One of the biggest concerns older adults have is running out of money. And one of the biggest drains on savings and retirement cash flow is health-care related expenses. A reverse mortgage can offer the borrower access to funds to pay premiums on Long-Term Care Insurance or offer access to emergency funds to pay for in-home care or other health care expenses.
Many borrowers are working with their financial advisors to strategically use home equity to enhance a sound retirement plan. For example, when there’s a downturn in the equity markets, you could decide to draw from home equity via a reverse mortgage, as opposed to selling investments at lower prices, to help fund your retirement lifestyle for a period of time.
This strategy could give your portfolio time to recover, without negatively impacting retirement cash flow, potentially resulting in greater net worth for you in the long run.
Establish a rainy-day fund
The reverse mortgage line of credit is a good way to establish a stand-by emergency fund. While there are initial costs to establish the reverse mortgage line of credit, post-close related costs are only applied to funds that are (or have been) drawn.
Whether the loan proceeds are used to pay for home improvements, travel, something on your bucket list, a reverse mortgage can help you to enjoy a better retirement.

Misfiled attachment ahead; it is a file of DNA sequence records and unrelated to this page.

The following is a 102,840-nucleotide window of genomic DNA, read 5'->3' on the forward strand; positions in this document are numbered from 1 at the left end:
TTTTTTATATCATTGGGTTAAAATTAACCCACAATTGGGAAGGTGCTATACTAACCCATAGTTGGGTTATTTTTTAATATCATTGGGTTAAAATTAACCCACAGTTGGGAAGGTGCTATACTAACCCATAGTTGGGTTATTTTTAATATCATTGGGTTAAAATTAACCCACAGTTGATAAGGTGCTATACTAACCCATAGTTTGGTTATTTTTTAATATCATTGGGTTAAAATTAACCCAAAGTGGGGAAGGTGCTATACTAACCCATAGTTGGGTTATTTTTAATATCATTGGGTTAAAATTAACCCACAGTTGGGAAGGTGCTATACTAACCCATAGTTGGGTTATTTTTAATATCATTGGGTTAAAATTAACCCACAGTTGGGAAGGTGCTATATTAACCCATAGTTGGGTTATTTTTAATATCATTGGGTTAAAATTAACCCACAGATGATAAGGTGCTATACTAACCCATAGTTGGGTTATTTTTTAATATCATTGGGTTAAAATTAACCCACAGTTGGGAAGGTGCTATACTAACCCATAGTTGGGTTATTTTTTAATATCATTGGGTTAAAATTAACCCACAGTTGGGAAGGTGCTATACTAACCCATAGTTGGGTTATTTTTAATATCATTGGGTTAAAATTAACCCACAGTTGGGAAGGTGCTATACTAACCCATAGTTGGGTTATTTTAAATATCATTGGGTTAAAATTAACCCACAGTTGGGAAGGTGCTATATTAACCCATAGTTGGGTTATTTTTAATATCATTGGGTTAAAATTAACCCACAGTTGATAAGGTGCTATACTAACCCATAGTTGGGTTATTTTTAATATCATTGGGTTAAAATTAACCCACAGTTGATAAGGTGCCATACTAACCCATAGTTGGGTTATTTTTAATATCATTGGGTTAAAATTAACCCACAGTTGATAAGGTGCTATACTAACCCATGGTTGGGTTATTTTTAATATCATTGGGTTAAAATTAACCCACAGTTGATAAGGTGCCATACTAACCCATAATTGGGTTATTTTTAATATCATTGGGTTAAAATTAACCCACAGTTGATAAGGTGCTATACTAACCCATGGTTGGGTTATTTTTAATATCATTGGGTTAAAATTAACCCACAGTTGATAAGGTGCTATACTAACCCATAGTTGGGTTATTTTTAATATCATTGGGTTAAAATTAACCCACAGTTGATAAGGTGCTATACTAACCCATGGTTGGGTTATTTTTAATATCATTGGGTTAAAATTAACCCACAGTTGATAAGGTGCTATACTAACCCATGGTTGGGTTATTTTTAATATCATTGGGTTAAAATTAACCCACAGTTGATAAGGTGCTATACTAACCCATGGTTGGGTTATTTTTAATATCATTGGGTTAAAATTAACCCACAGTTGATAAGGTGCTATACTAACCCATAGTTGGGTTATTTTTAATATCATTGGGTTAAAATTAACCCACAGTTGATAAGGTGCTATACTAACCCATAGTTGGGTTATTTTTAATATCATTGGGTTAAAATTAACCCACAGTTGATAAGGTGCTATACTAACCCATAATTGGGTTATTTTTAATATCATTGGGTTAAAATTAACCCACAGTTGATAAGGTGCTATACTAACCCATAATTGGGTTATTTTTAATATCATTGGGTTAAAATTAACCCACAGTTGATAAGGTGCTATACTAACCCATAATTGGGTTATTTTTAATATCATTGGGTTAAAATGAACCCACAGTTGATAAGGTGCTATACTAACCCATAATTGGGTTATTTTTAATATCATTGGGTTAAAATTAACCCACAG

3. What are the basic qualifications?
In order to be eligible for a reverse mortgage, the prospective borrower must:
- Be the homeowner
- Own the property outright or have significant equity (roughly at least 50 percent equity). The borrower can also bring cash to close to make up for any shortfall in equity.
- Live in the home as a primary residence
- Meet minimum credit and income requirements
The property must be one of the following types:
- Single-family residences
- 2- to 4-unit properties, (borrower must occupy one unit)
- Condos in a HUD-approved condominium project
- Condo units that qualify for single-unit approval (SUA)
- Planned unit developments (PUDs)
- Modular homes
- Manufactured homes that meet FHA requirements
4. How much loan proceeds can I expect to get?
The amount of loan proceeds you get depends on three factors: 1) The age of the youngest borrower (or non-borrowing spouse, if applicable); 2) The expected interest rate on the loan; 3) The lesser of your home value or the HECM limit of $1,089,300.
The HUD provides HECM lenders with a HECM Principal Limit Factor (PLF) calculation table, which is used to calculate HECM proceeds based on the above factors.
Generally speaking, a younger borrower, a higher expected rate, and a lower-value home will have a lower principal limit than an older borrower, a lower expected rate, and a higher-value home.
5. Do I have to pay taxes on the loan proceeds I receive?